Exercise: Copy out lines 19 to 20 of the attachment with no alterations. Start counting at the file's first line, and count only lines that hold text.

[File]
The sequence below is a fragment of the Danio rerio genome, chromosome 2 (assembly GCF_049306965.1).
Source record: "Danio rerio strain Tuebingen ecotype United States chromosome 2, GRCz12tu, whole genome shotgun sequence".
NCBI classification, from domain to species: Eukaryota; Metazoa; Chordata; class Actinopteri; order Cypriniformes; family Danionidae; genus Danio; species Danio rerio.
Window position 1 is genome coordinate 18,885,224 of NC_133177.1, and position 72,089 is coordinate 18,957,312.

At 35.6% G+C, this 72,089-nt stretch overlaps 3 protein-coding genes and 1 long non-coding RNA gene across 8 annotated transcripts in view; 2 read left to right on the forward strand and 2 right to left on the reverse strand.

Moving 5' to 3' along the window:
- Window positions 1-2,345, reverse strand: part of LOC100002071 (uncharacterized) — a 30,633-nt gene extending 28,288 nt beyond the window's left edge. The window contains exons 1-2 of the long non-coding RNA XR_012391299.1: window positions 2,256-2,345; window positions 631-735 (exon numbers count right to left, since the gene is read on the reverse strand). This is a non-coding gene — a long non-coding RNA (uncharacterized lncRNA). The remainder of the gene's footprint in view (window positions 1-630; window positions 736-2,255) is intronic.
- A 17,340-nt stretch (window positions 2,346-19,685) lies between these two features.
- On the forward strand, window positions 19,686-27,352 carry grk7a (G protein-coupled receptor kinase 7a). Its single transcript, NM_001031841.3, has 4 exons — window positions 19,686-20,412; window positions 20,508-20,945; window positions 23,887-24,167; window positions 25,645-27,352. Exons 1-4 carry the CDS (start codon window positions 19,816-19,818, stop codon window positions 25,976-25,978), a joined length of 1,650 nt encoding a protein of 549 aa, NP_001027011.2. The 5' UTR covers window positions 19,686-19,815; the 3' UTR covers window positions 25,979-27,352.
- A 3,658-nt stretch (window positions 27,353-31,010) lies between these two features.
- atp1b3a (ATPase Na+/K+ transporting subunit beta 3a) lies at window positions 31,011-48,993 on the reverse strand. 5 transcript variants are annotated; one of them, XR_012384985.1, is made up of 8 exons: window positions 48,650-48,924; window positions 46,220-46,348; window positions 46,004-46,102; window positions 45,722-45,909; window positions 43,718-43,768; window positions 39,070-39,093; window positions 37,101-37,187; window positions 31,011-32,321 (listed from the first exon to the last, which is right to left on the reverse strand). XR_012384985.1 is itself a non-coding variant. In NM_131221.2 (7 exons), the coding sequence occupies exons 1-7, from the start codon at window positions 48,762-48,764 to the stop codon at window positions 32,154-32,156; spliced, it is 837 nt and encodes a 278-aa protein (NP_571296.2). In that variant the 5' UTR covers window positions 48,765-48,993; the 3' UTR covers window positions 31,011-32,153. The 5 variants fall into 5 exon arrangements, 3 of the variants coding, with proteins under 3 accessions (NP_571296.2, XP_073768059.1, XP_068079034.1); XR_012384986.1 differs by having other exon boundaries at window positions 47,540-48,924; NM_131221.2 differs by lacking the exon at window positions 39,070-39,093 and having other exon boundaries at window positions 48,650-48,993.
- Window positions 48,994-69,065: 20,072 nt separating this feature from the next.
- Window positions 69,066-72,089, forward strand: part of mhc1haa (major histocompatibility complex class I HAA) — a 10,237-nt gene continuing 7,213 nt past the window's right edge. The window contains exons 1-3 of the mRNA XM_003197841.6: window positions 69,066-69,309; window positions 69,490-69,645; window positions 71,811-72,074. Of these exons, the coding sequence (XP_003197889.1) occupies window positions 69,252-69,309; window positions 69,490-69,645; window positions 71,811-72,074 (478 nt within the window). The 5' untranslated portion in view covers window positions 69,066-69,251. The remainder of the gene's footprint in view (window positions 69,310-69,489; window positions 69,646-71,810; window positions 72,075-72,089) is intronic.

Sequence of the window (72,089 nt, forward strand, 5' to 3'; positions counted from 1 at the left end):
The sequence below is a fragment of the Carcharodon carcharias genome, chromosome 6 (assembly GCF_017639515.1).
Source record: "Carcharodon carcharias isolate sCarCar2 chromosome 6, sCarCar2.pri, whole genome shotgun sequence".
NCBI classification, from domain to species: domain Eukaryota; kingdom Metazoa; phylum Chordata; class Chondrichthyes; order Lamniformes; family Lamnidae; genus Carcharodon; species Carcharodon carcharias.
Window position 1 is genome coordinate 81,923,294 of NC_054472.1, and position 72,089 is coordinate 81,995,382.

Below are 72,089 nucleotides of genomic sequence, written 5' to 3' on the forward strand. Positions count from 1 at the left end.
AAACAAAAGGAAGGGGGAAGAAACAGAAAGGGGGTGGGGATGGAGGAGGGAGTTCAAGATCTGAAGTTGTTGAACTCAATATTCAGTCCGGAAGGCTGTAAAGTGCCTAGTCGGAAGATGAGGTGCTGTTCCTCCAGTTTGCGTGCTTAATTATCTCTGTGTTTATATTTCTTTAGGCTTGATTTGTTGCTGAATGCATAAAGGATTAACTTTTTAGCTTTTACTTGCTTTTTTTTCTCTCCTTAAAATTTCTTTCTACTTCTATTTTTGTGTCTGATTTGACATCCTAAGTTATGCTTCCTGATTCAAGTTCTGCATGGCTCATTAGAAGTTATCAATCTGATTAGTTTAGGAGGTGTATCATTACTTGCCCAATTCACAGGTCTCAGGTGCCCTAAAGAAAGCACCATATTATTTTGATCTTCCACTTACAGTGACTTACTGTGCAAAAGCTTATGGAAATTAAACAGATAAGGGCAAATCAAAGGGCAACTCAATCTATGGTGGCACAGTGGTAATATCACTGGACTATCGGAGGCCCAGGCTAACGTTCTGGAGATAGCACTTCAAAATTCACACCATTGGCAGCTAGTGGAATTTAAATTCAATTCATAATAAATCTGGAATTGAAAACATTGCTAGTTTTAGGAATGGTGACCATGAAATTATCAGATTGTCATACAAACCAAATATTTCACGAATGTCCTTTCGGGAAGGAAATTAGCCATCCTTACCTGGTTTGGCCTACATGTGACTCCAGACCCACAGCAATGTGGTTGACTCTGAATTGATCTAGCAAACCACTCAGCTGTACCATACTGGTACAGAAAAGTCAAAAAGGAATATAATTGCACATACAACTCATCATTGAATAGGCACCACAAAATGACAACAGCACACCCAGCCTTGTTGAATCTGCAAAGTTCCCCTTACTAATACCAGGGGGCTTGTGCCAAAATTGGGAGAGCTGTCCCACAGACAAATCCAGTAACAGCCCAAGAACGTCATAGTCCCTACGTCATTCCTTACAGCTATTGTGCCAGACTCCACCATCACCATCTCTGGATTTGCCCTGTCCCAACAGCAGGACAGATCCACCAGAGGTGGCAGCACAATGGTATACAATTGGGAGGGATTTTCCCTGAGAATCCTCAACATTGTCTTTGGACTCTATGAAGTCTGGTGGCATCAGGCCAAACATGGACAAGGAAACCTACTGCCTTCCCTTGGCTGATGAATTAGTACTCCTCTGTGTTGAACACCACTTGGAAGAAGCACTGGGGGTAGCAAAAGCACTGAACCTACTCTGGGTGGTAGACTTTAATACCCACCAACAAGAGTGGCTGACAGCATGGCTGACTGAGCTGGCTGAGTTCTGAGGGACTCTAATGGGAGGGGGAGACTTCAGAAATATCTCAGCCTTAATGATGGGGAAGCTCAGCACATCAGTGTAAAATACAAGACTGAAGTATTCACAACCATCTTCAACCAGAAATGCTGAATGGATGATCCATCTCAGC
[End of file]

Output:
Below are 72,089 nucleotides of genomic sequence, written 5' to 3' on the forward strand. Positions count from 1 at the left end.
AAACAAAAGGAAGGGGGAAGAAACAGAAAGGGGGTGGGGATGGAGGAGGGAGTTCAAGATCTGAAGTTGTTGAACTCAATATTCAGTCCGGAAGGCTGTAAAGTGCCTAGTCGGAAGATGAGGTGCTGTTCCTCCAGTTTGCGTGCTTAATTATCTCTGTGTTTATATTTCTTTAGGCTTGATTTGTTGCTGAATGCATAAAGGATTAACTTTTTAGCTTTTACTTGCTTTTTTTTCTCTCCTTAAAATTTCTTTCTACTTCTATTTTTGTGTCTGATTTGACATCCTAAGTTATGCTTCCTGATTCAAGTTCTGCATGGCTCATTAGAAGTTATCAATCTGATTAGTTTAGGAGGTGTATCATTACTTGCCCAATTCACAGGTCTCAGGTGCCCTAAAGAAAGCACCATATTATTTTGATCTTCCACTTACAGTGACTTACTGTGCAAAAGCTTATGGAAATTAAACAGATAAGGGCAAATCAAAGGGCAACTCAATCTATGGTGGCACAGTGGTAATATCACTGGACTATCGGAGGCCCAGGCTAACGTTCTGGAGATAGCACTTCAAAATTCACACCATTGGCAGCTAGTGGAATTTAAATTCAATTCATAATAAATCTGGAATTGAAAACATTGCTAGTTTTAGGAATGGTGACCATGAAATTATCAGATTGTCATACAAACCAAATATTTCACGAATGTCCTTTCGGGAAGGAAATTAGCCATCCTTACCTGGTTTGGCCTACATGTGACTCCAGACCCACAGCAATGTGGTTGACTCTGAATTGATCTAGCAAACCACTCAGCTGTACCATACTGGTACAGAAAAGTCAAAAAGGAATATAATTGCACATACAACTCATCATTGAATAGGCACCACAAAATGACAACAGCACACCCAGCCTTGTTGAATCTGCAAAGTTCCCCTTACTAATACCAGGGGGCTTGTGCCAAAATTGGGAGAGCTGTCCCACAGACAAATCCAGTAACAGCCCAAGAACGTCATAGTCCCTACGTCATTCCTTACAGCTATTGTGCCAGACTCCACCATCACCATCTCTGGATTTGCCCTGTCCCAACAGCAGGACAGATCCACCAGAGGTGGCAGCACAATGGTATACAATTGGGAGGGATTTTCCCTGAGAATCCTCAACATTGTCTTTGGACTCTATGAAGTCTGGTGGCATCAGGCCAAACATGGACAAGGAAACCTACTGCCTTCCCTTGGCTGATGAATTAGTACTCCTCTGTGTTGAACACCACTTGGAAGAAGCACTGGGGGTAGCAAAAGCACTGAACCTACTCTGGGTGGTAGACTTTAATACCCACCAACAAGAGTGGCTGACAGCATGGCTGACTGAGCTGGCTGAGTTCTGAGGGACTCTAATGGGAGGGGGAGACTTCAGAAATATCTCAGCCTTAATGATGGGGAAGCTCAGCACATCAGTGTAAAATACAAGACTGAAGTATTCACAACCATCTTCAACCAGAAATGCTGAATGGATGATCCATCTCAGC